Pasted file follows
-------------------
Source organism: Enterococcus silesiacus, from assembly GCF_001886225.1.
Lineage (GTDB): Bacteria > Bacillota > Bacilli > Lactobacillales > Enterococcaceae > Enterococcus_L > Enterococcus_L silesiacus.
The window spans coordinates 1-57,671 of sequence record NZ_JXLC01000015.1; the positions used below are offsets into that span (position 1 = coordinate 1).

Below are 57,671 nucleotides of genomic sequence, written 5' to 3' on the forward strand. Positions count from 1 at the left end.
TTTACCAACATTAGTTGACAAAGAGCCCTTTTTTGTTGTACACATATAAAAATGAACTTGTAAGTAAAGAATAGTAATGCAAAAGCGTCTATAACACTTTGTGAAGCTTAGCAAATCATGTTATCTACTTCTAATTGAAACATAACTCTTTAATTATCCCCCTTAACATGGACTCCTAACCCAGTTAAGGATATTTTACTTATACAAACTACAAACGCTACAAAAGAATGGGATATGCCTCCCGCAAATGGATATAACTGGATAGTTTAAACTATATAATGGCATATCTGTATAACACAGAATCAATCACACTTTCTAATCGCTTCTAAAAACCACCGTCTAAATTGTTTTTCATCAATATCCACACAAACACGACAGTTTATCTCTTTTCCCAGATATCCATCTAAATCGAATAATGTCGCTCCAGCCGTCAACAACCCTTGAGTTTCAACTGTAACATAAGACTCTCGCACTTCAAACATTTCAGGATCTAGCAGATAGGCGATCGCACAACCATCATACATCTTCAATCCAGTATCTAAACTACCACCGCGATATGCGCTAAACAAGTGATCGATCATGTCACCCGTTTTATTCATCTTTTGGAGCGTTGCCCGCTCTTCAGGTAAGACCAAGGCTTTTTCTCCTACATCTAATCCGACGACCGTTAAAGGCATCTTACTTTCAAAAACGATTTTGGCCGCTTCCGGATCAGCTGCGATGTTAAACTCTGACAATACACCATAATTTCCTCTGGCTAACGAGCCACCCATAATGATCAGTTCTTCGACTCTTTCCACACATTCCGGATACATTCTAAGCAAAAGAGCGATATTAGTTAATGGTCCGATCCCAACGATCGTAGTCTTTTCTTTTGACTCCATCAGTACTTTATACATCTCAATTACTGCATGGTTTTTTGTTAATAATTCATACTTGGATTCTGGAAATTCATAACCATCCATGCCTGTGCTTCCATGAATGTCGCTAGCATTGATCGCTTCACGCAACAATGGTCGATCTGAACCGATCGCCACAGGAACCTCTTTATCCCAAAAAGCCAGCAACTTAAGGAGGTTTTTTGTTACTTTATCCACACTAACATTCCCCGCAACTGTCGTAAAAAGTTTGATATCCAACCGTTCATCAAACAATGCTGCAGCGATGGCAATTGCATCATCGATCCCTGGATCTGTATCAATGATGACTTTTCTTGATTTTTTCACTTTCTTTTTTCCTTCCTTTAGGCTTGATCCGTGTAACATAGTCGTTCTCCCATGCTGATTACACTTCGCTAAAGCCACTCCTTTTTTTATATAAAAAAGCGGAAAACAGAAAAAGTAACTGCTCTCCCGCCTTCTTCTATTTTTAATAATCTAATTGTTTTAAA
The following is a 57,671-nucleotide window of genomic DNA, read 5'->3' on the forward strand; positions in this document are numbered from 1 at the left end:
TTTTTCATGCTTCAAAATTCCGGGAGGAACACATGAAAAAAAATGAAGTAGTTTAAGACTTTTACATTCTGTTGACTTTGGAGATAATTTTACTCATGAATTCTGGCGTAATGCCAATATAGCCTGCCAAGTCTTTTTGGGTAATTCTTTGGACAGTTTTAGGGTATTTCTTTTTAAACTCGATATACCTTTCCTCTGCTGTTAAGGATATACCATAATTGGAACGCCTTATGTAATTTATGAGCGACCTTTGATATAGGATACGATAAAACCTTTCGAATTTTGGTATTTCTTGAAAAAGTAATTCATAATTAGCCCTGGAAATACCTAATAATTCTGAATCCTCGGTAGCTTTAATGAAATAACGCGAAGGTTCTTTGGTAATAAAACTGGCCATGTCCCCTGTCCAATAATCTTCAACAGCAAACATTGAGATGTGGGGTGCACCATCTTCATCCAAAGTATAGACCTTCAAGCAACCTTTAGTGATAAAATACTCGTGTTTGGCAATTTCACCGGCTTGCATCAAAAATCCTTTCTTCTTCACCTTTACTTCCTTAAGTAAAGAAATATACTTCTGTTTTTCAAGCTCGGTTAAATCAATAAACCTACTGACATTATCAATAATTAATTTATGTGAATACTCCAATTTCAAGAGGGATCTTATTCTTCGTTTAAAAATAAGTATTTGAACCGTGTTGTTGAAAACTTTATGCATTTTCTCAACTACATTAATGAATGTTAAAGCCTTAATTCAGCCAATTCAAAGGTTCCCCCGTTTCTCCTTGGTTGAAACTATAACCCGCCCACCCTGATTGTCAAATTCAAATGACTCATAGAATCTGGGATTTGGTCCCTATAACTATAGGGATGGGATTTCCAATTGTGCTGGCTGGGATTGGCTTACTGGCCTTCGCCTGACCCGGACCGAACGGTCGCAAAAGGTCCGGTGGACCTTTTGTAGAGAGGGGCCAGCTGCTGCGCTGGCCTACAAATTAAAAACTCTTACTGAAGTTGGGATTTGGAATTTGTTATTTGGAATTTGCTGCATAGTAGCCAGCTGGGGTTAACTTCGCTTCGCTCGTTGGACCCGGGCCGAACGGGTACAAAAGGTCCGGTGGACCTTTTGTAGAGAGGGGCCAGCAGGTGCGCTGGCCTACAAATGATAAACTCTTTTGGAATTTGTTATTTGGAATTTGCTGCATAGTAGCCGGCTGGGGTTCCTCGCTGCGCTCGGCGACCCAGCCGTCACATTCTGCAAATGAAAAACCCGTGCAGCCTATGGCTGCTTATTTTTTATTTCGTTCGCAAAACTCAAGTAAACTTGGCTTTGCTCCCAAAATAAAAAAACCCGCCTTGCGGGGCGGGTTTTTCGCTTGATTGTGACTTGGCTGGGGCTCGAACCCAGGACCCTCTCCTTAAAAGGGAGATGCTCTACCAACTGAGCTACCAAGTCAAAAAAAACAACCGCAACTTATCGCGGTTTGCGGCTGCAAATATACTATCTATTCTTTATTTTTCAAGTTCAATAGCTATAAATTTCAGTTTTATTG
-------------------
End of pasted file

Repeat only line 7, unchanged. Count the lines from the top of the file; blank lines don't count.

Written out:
TTTTTCATGCTTCAAAATTCCGGGAGGAACACATGAAAAAAAATGAAGTAGTTTAAGACTTTTACATTCTGTTGACTTTGGAGATAATTTTACTCATGAATTCTGGCGTAATGCCAATATAGCCTGCCAAGTCTTTTTGGGTAATTCTTTGGACAGTTTTAGGGTATTTCTTTTTAAACTCGATATACCTTTCCTCTGCTGTTAAGGATATACCATAATTGGAACGCCTTATGTAATTTATGAGCGACCTTTGATATAGGATACGATAAAACCTTTCGAATTTTGGTATTTCTTGAAAAAGTAATTCATAATTAGCCCTGGAAATACCTAATAATTCTGAATCCTCGGTAGCTTTAATGAAATAACGCGAAGGTTCTTTGGTAATAAAACTGGCCATGTCCCCTGTCCAATAATCTTCAACAGCAAACATTGAGATGTGGGGTGCACCATCTTCATCCAAAGTATAGACCTTCAAGCAACCTTTAGTGATAAAATACTCGTGTTTGGCAATTTCACCGGCTTGCATCAAAAATCCTTTCTTCTTCACCTTTACTTCCTTAAGTAAAGAAATATACTTCTGTTTTTCAAGCTCGGTTAAATCAATAAACCTACTGACATTATCAATAATTAATTTATGTGAATACTCCAATTTCAAGAGGGATCTTATTCTTCGTTTAAAAATAAGTATTTGAACCGTGTTGTTGAAAACTTTATGCATTTTCTCAACTACATTAATGAATGTTAAAGCCTTAATTCAGCCAATTCAAAGGTTCCCCCGTTTCTCCTTGGTTGAAACTATAACCCGCCCACCCTGATTGTCAAATTCAAATGACTCATAGAATCTGGGATTTGGTCCCTATAACTATAGGGATGGGATTTCCAATTGTGCTGGCTGGGATTGGCTTACTGGCCTTCGCCTGACCCGGACCGAACGGTCGCAAAAGGTCCGGTGGACCTTTTGTAGAGAGGGGCCAGCTGCTGCGCTGGCCTACAAATTAAAAACTCTTACTGAAGTTGGGATTTGGAATTTGTTATTTGGAATTTGCTGCATAGTAGCCAGCTGGGGTTAACTTCGCTTCGCTCGTTGGACCCGGGCCGAACGGGTACAAAAGGTCCGGTGGACCTTTTGTAGAGAGGGGCCAGCAGGTGCGCTGGCCTACAAATGATAAACTCTTTTGGAATTTGTTATTTGGAATTTGCTGCATAGTAGCCGGCTGGGGTTCCTCGCTGCGCTCGGCGACCCAGCCGTCACATTCTGCAAATGAAAAACCCGTGCAGCCTATGGCTGCTTATTTTTTATTTCGTTCGCAAAACTCAAGTAAACTTGGCTTTGCTCCCAAAATAAAAAAACCCGCCTTGCGGGGCGGGTTTTTCGCTTGATTGTGACTTGGCTGGGGCTCGAACCCAGGACCCTCTCCTTAAAAGGGAGATGCTCTACCAACTGAGCTACCAAGTCAAAAAAAACAACCGCAACTTATCGCGGTTTGCGGCTGCAAATATACTATCTATTCTTTATTTTTCAAGTTCAATAGCTATAAATTTCAGTTTTATTG